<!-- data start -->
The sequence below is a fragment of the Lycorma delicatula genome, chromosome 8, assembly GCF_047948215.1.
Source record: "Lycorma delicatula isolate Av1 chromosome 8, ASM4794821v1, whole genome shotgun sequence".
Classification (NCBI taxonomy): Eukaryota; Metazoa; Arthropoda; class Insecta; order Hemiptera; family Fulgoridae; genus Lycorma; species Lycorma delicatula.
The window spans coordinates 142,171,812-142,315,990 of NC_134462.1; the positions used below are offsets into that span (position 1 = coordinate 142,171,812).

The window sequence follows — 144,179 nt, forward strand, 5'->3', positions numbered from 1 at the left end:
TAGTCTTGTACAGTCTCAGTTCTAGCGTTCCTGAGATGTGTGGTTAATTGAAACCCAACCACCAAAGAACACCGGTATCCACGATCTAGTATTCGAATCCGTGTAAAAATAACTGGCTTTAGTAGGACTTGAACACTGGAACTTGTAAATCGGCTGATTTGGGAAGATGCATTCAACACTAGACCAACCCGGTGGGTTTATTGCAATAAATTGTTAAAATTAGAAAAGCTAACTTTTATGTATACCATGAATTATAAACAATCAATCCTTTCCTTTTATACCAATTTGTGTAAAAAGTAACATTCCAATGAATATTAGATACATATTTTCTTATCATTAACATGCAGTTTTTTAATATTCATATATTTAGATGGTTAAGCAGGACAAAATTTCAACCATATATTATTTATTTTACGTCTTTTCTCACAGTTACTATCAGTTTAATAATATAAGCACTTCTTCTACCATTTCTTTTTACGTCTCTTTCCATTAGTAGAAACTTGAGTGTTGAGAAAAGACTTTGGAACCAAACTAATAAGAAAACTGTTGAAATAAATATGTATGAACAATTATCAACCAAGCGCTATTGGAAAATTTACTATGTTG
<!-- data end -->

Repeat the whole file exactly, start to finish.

The sequence below is a fragment of the Lycorma delicatula genome, chromosome 8, assembly GCF_047948215.1.
Source record: "Lycorma delicatula isolate Av1 chromosome 8, ASM4794821v1, whole genome shotgun sequence".
Classification (NCBI taxonomy): Eukaryota; Metazoa; Arthropoda; class Insecta; order Hemiptera; family Fulgoridae; genus Lycorma; species Lycorma delicatula.
The window spans coordinates 142,171,812-142,315,990 of NC_134462.1; the positions used below are offsets into that span (position 1 = coordinate 142,171,812).

The window sequence follows — 144,179 nt, forward strand, 5'->3', positions numbered from 1 at the left end:
TAGTCTTGTACAGTCTCAGTTCTAGCGTTCCTGAGATGTGTGGTTAATTGAAACCCAACCACCAAAGAACACCGGTATCCACGATCTAGTATTCGAATCCGTGTAAAAATAACTGGCTTTAGTAGGACTTGAACACTGGAACTTGTAAATCGGCTGATTTGGGAAGATGCATTCAACACTAGACCAACCCGGTGGGTTTATTGCAATAAATTGTTAAAATTAGAAAAGCTAACTTTTATGTATACCATGAATTATAAACAATCAATCCTTTCCTTTTATACCAATTTGTGTAAAAAGTAACATTCCAATGAATATTAGATACATATTTTCTTATCATTAACATGCAGTTTTTTAATATTCATATATTTAGATGGTTAAGCAGGACAAAATTTCAACCATATATTATTTATTTTACGTCTTTTCTCACAGTTACTATCAGTTTAATAATATAAGCACTTCTTCTACCATTTCTTTTTACGTCTCTTTCCATTAGTAGAAACTTGAGTGTTGAGAAAAGACTTTGGAACCAAACTAATAAGAAAACTGTTGAAATAAATATGTATGAACAATTATCAACCAAGCGCTATTGGAAAATTTACTATGTTG